Against this background, I read the report of a ‘dinner’ lady at a state primary school who rescued Chloe, a 7 year old girl who had been tied up and whipped across the legs by four boys in the playground. Although the incident was entered into the accident book, there was no mention of whipping, it was not reported to the girl’s parents and the boys went unpunished. No surprises there!

Shortly after the incident, the dinner lady saw the girl’s mother, who was obviously in the dark, and reported the incident to her. When the school found out, the dinner lady was immediately suspended, and subsequently dismissed for breaching “pupil confidentiality.” Don’t laugh, it’s too serious for that.

But it gets worse. When the incident became public knowledge, the school issued a statement:

“We can confirm that, subject to an appeal, the dinner lady will not be returning to work.” And now we descend into farce. “The school’s priority remains providing the best possible education to all of our pupils and ensuring their development and wellbeing. We will continue to deliver this on a daily basis.” Complete, arrant and unmitigated nonsense! Thank Zeus that the dinner lady is suing the school for wrongful dismissal, and if she doesn’t win her case, I’ll eat my wig!

I remember, many years ago, representing a primary school teacher, and in the course of the trial, the Head Mistress, who obviously sucked lemons for a living, produced a copy of the rule book with the dimensions of a telephone directory. No wonder teachers don’t have time to teach, they’re in meetings, digesting the latest set of rules, and government targets, and when to wear riot gear, instead of supervising breaks in the playground. Where was the supervising teacher when this incident was taking place?

I asked the Head Mistress, in a spirit of enquiry, when it would be appropriate for a teacher to touch a pupil. Never, came the curt reply. I pressed on. What happens if a pupil is seriously injured? Answer: the supervising teacher must call for the teacher designated as the ‘first aider’. Can the ‘first aider’ touch the injured pupil? No. What happens if the pupil is bleeding to death? We call an ambulance.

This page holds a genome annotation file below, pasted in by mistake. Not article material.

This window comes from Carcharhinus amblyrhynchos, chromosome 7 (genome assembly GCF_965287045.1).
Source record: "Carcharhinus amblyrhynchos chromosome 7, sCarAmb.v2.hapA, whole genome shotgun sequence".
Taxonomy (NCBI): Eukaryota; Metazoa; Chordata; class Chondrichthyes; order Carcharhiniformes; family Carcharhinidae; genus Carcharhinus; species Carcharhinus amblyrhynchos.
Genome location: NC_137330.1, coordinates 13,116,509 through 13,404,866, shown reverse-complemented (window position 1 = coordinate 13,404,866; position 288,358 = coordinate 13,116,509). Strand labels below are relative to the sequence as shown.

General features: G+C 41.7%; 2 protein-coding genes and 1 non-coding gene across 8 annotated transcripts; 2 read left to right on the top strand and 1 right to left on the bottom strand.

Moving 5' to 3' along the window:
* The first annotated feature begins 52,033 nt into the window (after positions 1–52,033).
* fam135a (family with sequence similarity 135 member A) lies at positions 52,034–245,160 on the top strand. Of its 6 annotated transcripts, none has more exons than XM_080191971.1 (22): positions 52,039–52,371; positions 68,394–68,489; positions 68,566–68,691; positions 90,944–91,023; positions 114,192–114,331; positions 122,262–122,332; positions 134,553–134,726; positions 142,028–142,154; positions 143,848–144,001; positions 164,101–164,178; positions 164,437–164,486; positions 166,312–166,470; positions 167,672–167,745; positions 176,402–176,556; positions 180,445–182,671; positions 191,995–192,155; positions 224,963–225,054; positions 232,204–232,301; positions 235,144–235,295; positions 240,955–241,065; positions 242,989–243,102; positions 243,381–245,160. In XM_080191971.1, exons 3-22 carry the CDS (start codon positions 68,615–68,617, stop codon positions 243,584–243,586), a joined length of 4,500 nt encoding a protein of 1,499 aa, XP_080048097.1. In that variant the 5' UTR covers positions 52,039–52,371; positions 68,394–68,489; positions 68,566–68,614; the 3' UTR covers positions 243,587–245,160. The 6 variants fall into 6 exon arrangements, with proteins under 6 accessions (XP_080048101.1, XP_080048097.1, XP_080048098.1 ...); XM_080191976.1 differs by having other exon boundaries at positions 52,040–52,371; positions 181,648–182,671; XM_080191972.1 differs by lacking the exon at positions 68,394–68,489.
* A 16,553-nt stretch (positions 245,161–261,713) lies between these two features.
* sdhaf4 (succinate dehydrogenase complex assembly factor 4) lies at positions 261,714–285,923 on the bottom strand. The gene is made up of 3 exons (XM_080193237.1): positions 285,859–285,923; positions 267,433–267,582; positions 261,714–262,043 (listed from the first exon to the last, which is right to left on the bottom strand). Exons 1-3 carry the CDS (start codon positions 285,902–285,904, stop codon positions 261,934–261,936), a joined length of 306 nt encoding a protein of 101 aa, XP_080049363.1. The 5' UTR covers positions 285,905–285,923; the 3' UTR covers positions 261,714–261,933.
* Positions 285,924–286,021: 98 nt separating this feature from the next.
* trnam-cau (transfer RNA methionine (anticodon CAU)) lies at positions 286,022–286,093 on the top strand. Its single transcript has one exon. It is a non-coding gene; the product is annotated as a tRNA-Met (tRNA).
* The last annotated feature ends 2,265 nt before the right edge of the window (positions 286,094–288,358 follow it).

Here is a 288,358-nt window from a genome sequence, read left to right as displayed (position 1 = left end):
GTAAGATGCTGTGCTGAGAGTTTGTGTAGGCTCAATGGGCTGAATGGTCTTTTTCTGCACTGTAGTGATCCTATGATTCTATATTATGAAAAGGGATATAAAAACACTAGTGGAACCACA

This disgraceful incident follows hard on the heels of the latest government initiative to ‘vet’ everybody who may come into contact with children. And the result? One of this country’s most popular authors of children’s books, who used to visit schools regularly to read stories to them, has been banned from doing so until he has been vetted. And today I read of two mothers, both close friends and work colleagues, who have been banned from looking after each other’s toddlers, an arrangement they reached to allow both of them to return to part time work.

Somewhere down the line, there must come a point where adults can interact with children in the hope that they are not branded as closet paedophiles. And what of the children, for whom all these ludicrous rules and regulations are intended to protect? What price the age of innocence, when children as young as toddlers are taught to distrust adults in all shapes and sizes?

It’s a classic case of throwing out the baby with the bath water. Far better to use the bath water to drown the idiots responsible for these ludicrous rules and regulations, and give our children a better life.